Hardy Hibiscus for Northern Climates

Hardy Hibiscus for Northern Climates

Even those who live in the north can enjoy the tropical-like flowers of hardy hibiscus. 
l will never forget the first time I saw tropical hibiscus in the landscape. It was on a trip to Hawaii years ago where I saw huge beds of sunny yellow hibiscus shrubs clustered around an outdoor spa. It was a sight so beautiful that I remember it vividly to this day.

But sadly, living in Iowa at the time, I knew I could never duplicate that look in my home garden. Sure, I do grow tropical hibiscus in pots during the summer (they love Iowa’s hot, humid climate), but come fall, they fold up shop after the first frost blackens their foliage. (Note: you can save tropical hibiscus if you move them inside during the winter; see how.)

Then, one day, I was visiting a public garden in Chicago and stumbled across my first hardy hibiscus, Disco Belle Pink (in photo at left). It had huge, dinner-plate sized blooms with white and pink petals and a red eye. You couldn’t miss it even though it was planted in a huge mixed bed of other perennials. On top of that, they told me it was winter hardy even in Chicago! I don’t know where I’d been all my life, but clearly I was missing out on hardy hibiscus.

Since then, I’ve always included hardy hibiscus in my garden. All they need is full sun and hot weather. In fact, once the summer heats up you can almost watch these flower factories put out new growth. The plants do get pretty large, often becoming 4 feet tall and wide, so you need to give them plenty of elbow room in the garden. In photo below, for example, a hardy hibiscus is almost as large as a mature Limelight hydrangea.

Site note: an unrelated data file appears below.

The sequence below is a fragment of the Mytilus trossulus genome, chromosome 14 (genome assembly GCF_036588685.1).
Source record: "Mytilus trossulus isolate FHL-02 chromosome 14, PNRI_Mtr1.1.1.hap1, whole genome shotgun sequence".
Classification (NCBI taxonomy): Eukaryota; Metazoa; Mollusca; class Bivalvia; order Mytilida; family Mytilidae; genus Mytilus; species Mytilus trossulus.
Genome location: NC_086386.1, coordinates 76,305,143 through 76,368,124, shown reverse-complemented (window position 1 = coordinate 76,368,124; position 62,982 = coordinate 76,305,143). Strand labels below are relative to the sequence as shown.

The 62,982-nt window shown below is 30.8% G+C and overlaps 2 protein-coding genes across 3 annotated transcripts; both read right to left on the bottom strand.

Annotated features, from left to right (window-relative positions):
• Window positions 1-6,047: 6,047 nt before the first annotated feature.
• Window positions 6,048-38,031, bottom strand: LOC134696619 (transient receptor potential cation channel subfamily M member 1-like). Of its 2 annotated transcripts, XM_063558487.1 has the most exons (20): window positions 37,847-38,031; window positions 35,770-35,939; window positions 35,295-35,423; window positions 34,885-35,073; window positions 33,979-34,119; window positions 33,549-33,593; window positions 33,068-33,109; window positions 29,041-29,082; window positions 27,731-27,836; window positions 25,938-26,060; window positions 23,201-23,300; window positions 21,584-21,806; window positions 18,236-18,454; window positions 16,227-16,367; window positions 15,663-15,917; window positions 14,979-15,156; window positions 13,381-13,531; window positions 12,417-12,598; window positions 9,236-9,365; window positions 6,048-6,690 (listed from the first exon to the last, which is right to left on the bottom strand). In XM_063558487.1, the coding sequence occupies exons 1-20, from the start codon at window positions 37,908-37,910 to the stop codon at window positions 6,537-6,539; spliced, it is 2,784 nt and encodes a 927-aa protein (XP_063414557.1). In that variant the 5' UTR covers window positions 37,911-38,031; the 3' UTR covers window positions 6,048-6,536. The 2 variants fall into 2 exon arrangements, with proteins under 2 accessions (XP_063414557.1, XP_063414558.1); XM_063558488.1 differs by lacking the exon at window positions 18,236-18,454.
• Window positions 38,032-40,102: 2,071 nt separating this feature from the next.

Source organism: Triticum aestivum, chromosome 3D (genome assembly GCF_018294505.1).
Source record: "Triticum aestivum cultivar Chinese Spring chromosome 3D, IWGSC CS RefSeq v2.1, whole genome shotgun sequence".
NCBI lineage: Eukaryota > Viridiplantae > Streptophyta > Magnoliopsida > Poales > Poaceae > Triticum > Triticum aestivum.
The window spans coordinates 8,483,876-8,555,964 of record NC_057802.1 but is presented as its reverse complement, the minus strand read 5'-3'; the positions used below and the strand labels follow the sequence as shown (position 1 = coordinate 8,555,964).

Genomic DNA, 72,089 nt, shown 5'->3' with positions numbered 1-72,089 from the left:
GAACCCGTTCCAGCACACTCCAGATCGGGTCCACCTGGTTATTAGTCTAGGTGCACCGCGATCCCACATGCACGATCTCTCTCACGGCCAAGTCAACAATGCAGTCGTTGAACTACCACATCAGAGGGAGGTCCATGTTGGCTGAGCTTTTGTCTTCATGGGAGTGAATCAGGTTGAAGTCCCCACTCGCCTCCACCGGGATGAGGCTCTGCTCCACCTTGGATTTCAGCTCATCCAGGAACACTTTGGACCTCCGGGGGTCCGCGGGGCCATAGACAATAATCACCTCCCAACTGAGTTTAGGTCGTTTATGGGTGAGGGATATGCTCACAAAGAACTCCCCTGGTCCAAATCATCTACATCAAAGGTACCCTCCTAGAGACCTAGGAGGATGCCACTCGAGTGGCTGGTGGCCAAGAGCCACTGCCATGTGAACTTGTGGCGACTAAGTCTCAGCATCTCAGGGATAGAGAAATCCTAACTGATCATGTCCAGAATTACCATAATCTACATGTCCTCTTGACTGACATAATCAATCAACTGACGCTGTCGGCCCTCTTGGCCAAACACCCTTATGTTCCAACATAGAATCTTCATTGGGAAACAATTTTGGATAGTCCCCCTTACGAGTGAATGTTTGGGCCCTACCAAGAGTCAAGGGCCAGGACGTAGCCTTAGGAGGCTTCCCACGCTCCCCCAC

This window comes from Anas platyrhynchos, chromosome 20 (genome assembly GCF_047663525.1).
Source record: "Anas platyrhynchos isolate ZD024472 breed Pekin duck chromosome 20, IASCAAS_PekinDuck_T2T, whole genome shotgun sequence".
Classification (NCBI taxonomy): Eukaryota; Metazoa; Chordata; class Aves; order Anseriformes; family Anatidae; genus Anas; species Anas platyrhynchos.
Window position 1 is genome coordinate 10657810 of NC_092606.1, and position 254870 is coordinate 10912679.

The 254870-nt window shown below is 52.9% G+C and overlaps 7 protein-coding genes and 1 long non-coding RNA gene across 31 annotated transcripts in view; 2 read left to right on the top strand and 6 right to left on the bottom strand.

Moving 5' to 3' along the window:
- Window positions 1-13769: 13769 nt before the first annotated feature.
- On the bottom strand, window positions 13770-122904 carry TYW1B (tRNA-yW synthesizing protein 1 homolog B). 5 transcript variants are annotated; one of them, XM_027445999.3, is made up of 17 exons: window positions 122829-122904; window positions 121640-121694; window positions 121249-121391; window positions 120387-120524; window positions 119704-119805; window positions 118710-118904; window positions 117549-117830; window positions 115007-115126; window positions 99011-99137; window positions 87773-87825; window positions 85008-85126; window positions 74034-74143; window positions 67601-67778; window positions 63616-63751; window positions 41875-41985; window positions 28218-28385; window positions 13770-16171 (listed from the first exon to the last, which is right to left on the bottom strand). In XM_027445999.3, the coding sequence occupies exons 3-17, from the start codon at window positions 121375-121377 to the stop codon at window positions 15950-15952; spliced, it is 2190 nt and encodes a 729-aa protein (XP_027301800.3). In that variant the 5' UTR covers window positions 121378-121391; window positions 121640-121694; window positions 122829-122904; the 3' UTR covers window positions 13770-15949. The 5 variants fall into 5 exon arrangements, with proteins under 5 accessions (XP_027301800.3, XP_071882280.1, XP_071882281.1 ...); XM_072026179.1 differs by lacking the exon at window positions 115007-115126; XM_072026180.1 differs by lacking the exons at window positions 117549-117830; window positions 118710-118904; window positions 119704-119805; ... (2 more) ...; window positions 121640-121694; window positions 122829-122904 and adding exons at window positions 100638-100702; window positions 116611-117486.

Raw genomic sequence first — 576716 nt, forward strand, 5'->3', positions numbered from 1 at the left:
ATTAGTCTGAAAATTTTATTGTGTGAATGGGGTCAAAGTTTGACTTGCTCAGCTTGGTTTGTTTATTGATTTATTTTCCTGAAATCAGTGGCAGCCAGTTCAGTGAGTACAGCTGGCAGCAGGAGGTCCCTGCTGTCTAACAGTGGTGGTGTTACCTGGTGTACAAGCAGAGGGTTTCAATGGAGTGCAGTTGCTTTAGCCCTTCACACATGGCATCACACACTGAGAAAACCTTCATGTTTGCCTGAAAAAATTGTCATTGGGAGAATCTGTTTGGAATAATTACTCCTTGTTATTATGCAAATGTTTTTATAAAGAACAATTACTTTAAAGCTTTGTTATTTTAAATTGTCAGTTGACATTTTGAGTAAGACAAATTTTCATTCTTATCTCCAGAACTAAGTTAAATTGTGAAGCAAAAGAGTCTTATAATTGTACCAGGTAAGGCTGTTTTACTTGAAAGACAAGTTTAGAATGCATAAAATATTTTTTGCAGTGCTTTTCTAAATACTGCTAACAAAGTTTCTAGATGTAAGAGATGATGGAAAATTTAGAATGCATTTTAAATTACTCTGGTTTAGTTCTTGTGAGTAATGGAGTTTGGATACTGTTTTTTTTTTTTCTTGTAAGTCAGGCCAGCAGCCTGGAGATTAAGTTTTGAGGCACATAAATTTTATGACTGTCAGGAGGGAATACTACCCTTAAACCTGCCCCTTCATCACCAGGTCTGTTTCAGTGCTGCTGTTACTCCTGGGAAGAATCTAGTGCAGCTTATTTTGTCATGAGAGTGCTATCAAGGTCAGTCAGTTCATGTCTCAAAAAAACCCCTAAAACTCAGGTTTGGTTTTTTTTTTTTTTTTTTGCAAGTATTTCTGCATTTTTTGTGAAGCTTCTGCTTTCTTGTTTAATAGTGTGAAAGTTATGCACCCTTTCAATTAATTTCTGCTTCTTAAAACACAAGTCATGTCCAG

Hardy hibiscus flowers are usually some variation of pink, red, or white with big, showy leaves that are either bright green or maroon. Some top picks include: Disco Belle Pink, Luna Rose, Mars Madness, Midnight Marvel, Peppermint Schnapps, Mocha Moon, Luna Pink Swirl, Luna Red, and Luna Blush.

In the North, hardy hibiscus dies back to the ground after the first freeze, but once warm weather returns in the spring they pop out of the ground like a Jack-in-a box. The plants are also resistant to insects, diseases, and hungry deer. It’s a must-have perennial for anyone who loves big, easy-care flowers.



Written by Doug Jimerson